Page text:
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Introducing “Significant Others” To Children In The Middle Of A Divorce

I am frequently asked if it is o.k. to start dating once the divorce is filed; that question is usually followed by, is it also o.k. to have my new girlfriend/boyfriend around the children? The next question becomes, can I move in with them? Their spouse will ask their attorney, can you get a court order prohibiting my spouse’s new boyfriend/girlfriend to be around our children? This is a very important topic and one that evokes different responses from individuals, and sometimes from the court.

The answer to the first question posed above is yes; you are free to date whenever you want to date. Whether you should is a different question. For the sake of your spouse and sensitivity in the event that this is not a mutual decision to get a divorce, your dating no sooner than the divorce is filed sends a very strong and hurtful message I think, to your spouse that you are insensitive to their needs and you are simply “rubbing it into their face” when you start to date so quickly. If it is a mutual decision to end the marriage, this is less of an issue. Where it comes into play is where the other spouse does not want a divorce and is very hurt that their spouse filed. While there is no crime, no law broken and you are free to do so, remember that it may have an impact on your divorce and make your spouse angry and much more difficult to settle the case if they think you have a new boyfriend or girlfriend right out of the box. Expect a very difficult divorce case. If you can live with that, including the increased expense of lawyer fees, the longer amount of time it may take to settle the case, and the anger and hatred that clouds rational judgment on financial issues, by all means, “date away!”

On the second issue, you will find most family therapists and clinical psychologists who will tell you that it is not a good idea to introduce significant others to the children at the early stages of the divorce case. From a child’s perspective, their parents getting a divorce, except for the death of a parent is one of the most traumatic and emotional events in a child’s life. Your new boyfriend or girlfriend may be the most wonderful person in the world, but from your child’s perspective, it is not natural to see their parents together, and you are only adding to the child’s stress by introducing significant others, early on in the divorce case. Further, if you may be facing a custody battle or your spouse didn’t want the divorce, they will use your new boyfriend/ girlfriend against you. It cannot help you in the divorce case; it can only hurt you. I would advise against it. Will the court do anything about it? Generally, most courts will enter an order that prohibits significant others from being around the children during overnight placement. There usually isn’t an all encompassing “no contact” order, but courts do have discretion during the divorce to order the parties not to have a new boyfriend or girlfriend around the children at any time. If it can be shown that the significant other has any baggage on them, such as alcohol problems, drugs, criminal problems, mental health issues, domestic violence issues, expect the court to enter a complete no contact order during the pendency of the divorce. You may also find your new boyfriend or girlfriend served with a subpoena to appear at a deposition or at a court hearing, particularly where there are minor children involved the parties are fighting over custody. Custody battles can be ugly and a bunch of mud slinging and what better way to do that than to drag the new boyfriend or girlfriend into the war?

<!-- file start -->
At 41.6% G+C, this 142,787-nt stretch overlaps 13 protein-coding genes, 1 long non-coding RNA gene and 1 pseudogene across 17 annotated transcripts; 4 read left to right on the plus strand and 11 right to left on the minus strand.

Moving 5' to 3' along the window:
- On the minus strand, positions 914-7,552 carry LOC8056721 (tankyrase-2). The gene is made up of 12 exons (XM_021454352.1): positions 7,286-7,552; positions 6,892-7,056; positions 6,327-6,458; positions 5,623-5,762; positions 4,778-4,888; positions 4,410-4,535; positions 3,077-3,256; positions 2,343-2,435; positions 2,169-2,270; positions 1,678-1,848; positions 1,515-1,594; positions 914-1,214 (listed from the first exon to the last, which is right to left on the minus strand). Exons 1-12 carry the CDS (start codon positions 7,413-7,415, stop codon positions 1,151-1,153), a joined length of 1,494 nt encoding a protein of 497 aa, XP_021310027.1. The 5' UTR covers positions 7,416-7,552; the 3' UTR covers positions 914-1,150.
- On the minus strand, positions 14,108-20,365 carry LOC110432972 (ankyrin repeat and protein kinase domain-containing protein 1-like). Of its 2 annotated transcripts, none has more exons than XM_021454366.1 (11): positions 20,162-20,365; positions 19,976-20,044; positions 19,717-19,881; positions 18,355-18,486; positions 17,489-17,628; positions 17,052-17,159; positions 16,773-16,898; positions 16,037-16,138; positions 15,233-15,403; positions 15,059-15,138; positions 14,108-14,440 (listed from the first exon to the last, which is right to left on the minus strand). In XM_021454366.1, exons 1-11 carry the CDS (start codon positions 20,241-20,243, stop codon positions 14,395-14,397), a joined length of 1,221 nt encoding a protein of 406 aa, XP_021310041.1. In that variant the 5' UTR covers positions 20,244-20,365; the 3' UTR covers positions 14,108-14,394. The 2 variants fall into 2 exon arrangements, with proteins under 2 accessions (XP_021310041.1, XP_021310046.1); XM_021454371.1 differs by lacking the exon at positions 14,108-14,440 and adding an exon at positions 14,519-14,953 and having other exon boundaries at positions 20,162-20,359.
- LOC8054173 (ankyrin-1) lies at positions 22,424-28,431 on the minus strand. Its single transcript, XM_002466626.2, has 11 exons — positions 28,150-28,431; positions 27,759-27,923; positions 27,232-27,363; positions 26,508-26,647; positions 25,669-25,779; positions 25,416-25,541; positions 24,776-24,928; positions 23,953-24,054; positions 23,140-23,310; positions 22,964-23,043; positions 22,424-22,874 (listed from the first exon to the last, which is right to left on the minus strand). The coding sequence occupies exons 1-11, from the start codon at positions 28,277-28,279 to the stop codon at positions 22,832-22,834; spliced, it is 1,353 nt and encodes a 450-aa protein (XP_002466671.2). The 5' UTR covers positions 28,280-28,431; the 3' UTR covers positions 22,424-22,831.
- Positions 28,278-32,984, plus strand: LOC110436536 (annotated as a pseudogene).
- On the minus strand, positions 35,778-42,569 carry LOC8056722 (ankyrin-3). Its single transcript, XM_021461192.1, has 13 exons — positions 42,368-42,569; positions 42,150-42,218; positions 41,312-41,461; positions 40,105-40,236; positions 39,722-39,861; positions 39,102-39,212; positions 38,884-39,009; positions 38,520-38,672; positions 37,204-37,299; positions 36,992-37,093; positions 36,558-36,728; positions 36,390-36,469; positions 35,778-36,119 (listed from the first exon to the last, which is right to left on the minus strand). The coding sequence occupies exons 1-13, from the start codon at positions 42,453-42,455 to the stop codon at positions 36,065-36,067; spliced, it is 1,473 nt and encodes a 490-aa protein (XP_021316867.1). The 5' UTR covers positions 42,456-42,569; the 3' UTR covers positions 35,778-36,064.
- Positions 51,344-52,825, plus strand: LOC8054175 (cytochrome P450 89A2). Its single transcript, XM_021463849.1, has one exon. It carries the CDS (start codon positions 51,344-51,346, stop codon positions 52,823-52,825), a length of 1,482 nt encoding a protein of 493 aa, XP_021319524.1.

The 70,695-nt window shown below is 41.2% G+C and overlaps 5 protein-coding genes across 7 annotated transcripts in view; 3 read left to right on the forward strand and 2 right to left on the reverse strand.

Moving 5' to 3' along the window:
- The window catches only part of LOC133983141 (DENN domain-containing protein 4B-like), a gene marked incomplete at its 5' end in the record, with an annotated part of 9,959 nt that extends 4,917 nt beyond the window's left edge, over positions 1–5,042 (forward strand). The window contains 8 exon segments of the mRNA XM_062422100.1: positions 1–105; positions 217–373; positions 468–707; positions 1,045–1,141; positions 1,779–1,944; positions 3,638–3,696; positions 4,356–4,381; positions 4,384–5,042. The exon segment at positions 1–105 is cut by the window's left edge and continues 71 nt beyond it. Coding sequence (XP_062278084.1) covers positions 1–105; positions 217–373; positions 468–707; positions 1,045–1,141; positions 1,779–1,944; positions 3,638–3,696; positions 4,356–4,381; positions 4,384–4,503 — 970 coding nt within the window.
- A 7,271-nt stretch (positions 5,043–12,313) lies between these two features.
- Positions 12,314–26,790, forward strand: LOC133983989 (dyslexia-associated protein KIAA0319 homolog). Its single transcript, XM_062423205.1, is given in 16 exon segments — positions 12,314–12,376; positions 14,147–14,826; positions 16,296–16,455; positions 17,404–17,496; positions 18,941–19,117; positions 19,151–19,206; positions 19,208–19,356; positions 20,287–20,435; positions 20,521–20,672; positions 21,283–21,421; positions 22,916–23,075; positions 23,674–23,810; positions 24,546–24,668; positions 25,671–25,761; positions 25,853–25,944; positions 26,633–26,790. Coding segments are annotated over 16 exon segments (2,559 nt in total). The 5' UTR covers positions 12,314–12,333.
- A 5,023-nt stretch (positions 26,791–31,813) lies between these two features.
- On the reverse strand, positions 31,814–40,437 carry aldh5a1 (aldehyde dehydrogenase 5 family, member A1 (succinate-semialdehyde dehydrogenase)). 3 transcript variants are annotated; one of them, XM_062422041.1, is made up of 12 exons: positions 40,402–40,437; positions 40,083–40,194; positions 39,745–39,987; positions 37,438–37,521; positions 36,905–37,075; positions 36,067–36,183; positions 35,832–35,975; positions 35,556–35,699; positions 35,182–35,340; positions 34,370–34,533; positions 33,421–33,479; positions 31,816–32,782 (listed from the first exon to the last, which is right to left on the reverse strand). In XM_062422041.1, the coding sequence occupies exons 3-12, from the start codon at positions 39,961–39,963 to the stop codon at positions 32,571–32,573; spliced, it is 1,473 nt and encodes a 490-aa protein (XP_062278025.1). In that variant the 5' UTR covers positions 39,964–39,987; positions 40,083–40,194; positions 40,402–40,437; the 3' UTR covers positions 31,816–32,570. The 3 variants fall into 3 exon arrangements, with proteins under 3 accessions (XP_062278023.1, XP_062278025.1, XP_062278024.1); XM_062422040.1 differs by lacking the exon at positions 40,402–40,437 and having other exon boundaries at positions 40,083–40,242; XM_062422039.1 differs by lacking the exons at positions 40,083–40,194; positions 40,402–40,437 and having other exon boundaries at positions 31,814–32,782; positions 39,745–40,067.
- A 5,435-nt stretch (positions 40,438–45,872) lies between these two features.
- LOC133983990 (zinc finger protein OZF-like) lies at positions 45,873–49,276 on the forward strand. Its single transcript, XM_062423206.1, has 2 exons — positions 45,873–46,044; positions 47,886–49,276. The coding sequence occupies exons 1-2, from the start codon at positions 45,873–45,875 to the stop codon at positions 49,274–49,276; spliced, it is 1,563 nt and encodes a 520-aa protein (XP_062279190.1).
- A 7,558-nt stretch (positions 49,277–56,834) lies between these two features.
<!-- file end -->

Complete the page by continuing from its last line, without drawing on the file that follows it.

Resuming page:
On the issue of whether it is o.k. to move in together during the middle of the divorce, if the answer to the second question was no, then clearly the answer to this question has to be an even more resounding “NO!” I have seen people lose custody over their children when making the mistake of moving in with a new boyfriend or girlfriend no sooner than the ink is dry on the petition for divorce. You may have your reasons for doing it, such as economically, you can’t afford to live on your own, you don’t want to move in with your parents, the new significant other is wonderful and a great person, and while all of those things may be true, you are risking the placement of your children over it. The court can certainly enter an order that a parent not have their significant other around during overnight placement of the children. If that order is issued, how can you live together in the middle of the divorce? You will not be allowed to have the children over at your house or apartment for overnight placement, unless the significant other leaves during those periods of placement. If most clinical psychologists and family therapists think it is a bad idea to introduce a new girlfriend or boyfriend to the children early on in the case, then moving in with them has to be 10x worse, from looking at things from the child’s perspective. If you do not have minor children, it may not matter what you do, but where you have minor children involved, a person is well advised not to move in with a new boyfriend or girlfriend in the middle of the divorce. It’s the opposite of the Nike slogan; “just DON’T do it!”

When going through a divorce, a person may have many questions about custody and placement of their minor children. What better way to start than by calling the family law attorneys at Karp & Iancu, S.C. for a confidential and free initial consultation?

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